Panic coursed through my veins, throbbing in such a way for me to realize that my body was telling me I was making a mistake. Arms aching, feet numb, physically exhausted, and ego diminished, I bit back frustrated tears and lurched my body the final ten feet to the snow covered col, collapsing where my cousin was waiting for me.
“It’s about time you got up here”, he remarked, visible unshaken by the strenuous slog that got us here. He took the time before me response to nibble at a Cliff bar, while his fearless canines rolled around in the snow, unaware of the potential peril present a mere eight feet in either direction. We were at around 14,000 ft, approximately 3,500ft from where we parked the car, with 2,000’+ drops on either side of a fairly precarious shoulder of Mt. Evans.
The words stung, as if I had wrapped my hands around hot coals, refusing to let go until the pain reached my very core. How could he say that? Could he not see that the effort of the last push nearly did me in. We had spent about 6 hours on the mountain already, a laughably trivial amount of time by any mountaineering standards, but to my underprepared self, it was six hours of mental anguish and hell. Other climbers passed us regularly, adjourned with what most would refer to as the proper equipment: mountaineering boots, crampons, gaiters, ice axes, and GPS units. I, on the other hand, was wearing leather hiking boots, neoprene athletic shorts, and a long sleeve cotton fraternity shirt. My only saving grace was the trekking poles my cousin had let me borrow earlier that morning. If you enjoy 6 miles of postholing up to your thighs, I recommend my setup.
“At…least…I…made….it”, I squeaked out between haggard breaths. I felt every cigarette I had abused my body with previously threaten to expel itself however possible from my body. The elevation, to a flatlander such as myself, only exacerbated my ailments.
Despite the diparency between us and the rest of the mountaineers that day, my overly optimistic party decided to ascend regardless. Now a mere 150 foot slosh and scramble from the top, the ultimate goal was within reach. After taking a much shorter breather than I would have preferred, we lurched the remaining 150 feet and I promptly planted my foot atop the tallest rock formation on the summit. In that brief moment, every pain melted away like butter on a hot day. The fear, and anxiety I had developed halfway up the route was replaced with an unexplainable awe that mellowed my very being, as if passively pacifying every negative thought that might emerge. For that moment, I was on top of the world, both metaphorically and somewhat literally. It was a sense of nirvana that prior to that moment, I had never experienced, but I imagine it is much like a runner’s high. You have to push yourself to your nearly breaking point, but the metaphysical euphoria when that line is walked, and your ultimate goal met, is one of tranquility, and disbelief.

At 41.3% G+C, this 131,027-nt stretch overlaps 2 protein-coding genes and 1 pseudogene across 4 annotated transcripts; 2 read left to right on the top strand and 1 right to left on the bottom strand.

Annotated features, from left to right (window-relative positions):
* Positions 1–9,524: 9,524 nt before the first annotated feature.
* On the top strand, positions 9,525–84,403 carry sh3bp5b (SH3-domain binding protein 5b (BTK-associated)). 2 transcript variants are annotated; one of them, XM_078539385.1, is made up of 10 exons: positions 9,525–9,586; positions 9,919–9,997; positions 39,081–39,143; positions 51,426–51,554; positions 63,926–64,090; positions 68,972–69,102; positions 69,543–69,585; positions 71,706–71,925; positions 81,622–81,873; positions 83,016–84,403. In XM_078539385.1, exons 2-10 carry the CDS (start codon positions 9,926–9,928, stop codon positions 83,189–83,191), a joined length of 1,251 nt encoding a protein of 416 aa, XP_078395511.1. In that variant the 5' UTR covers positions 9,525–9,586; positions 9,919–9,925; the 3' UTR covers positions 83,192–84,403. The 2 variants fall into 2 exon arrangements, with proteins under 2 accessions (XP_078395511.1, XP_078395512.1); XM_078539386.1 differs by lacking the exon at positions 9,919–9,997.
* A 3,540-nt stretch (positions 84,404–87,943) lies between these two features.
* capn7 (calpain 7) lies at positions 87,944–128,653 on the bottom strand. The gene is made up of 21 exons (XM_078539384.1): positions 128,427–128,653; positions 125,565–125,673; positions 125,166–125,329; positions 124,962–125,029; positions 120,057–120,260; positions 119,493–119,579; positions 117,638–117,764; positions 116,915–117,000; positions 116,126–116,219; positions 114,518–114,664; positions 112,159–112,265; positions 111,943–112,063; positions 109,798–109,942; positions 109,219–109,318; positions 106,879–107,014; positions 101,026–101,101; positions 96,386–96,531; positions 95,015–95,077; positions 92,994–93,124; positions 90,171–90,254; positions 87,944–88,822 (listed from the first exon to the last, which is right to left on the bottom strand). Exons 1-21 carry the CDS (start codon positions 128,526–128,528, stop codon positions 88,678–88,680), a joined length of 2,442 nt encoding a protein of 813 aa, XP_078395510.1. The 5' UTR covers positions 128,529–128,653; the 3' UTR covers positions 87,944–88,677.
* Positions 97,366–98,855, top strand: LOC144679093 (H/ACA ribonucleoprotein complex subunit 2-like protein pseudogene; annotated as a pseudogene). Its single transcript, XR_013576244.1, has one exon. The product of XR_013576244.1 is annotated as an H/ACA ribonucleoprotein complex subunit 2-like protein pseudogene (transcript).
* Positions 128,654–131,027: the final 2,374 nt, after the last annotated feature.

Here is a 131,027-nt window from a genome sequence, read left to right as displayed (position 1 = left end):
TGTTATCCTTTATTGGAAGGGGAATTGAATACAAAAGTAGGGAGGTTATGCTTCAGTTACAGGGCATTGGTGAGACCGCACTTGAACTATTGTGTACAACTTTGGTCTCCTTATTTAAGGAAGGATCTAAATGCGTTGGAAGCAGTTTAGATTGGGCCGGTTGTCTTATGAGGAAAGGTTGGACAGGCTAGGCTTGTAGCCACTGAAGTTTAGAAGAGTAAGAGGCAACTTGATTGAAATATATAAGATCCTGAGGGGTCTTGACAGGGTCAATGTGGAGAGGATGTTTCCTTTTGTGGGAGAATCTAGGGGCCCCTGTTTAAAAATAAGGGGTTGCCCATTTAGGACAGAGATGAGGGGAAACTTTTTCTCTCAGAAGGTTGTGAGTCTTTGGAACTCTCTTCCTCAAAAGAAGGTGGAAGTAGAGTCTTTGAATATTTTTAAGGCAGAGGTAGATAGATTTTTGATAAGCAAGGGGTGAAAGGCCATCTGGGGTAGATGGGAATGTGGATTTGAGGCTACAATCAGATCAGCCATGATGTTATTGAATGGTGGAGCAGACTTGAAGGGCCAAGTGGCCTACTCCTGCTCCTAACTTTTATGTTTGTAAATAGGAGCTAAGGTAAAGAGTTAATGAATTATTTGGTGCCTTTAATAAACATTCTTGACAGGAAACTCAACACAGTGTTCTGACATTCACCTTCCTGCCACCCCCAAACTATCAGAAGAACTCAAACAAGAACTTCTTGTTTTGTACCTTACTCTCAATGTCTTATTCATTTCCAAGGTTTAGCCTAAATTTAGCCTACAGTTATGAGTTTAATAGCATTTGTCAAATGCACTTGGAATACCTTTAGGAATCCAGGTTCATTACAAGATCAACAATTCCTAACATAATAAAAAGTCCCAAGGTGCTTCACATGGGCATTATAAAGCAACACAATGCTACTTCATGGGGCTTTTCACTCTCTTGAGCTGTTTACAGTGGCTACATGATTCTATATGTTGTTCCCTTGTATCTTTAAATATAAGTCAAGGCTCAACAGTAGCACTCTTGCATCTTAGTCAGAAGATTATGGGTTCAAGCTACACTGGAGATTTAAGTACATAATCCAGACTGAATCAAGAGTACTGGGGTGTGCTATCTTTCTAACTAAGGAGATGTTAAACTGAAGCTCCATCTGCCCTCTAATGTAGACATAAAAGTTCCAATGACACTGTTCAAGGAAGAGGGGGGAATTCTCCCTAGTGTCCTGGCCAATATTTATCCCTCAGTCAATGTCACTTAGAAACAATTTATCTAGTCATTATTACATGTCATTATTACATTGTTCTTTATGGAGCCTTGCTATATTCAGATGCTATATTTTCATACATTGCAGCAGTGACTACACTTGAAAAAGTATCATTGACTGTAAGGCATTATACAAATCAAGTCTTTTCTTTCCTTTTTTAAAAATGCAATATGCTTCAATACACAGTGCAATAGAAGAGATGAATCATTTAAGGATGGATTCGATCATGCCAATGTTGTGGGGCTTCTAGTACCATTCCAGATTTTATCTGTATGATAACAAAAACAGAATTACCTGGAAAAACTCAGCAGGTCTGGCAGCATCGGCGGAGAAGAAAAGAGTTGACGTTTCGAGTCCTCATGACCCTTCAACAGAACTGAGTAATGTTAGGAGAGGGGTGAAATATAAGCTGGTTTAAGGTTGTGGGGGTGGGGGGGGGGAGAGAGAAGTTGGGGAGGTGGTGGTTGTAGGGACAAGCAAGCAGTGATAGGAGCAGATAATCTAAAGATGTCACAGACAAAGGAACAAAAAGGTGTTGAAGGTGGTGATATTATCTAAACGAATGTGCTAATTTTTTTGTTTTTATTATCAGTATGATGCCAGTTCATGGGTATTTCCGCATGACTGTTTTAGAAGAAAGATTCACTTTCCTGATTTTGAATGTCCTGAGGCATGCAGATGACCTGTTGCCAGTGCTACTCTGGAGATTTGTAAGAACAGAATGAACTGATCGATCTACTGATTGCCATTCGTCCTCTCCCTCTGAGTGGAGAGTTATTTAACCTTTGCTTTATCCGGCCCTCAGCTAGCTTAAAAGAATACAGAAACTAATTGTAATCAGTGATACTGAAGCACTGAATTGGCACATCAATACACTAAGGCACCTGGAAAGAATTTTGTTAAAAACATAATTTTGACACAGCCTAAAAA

Every man, or woman, has an imaginary line. A line where effort meets exhaustion, where safety meets danger, and where the possible meets the impossible. For seasoned mountaineers, this line is tangible, its the line you don’t want to cross, as it means climbing outside your means, putting you and your team at substantial risk, due to either their exhaustion, or preparedness. For life, this line is more difficult to assess, but equally as important.
There is no better metaphor for personal development and growth than mountain climbing. In order to be successful, you must plan accordingly, be diligent about preparing yourself physically, as well as mentally, and approach the problem with a plan, not haphazard intuition. Even then, when preparedness is met, there exists another dimension, one of perseverance and mental rigidity. All the training in the world cannot prepare you for this facet of climbing (and for that matter, life). It is only through trial and error, and maybe most importantly failure, do you develop the wherewithal necessary to accomplish a task as daunting as climbing a 14,000’ peak in shorts with, as unfortunate as it was at the time, smoker’s lungs. On this particular day, I was poorly prepared, had little to no plan, and was met with success only because of that perseverance. That intangible aspect of life, developed through discipline and hardship. Where it came from, I still don’t know. But I do know that this mountain served as a turning point in my life, a spiritual breaking point if you will, where the impossible became possible, not through sheer luck, but through grit and untapped determination. It has sense served a point of purpose in my life, given me direction, and the effort necessary to progress as a climber, and most importantly as a man.
To conclude, go climb a mountain, it’ll be good for you. Just wear pants, especially if there is 3 feet of snow.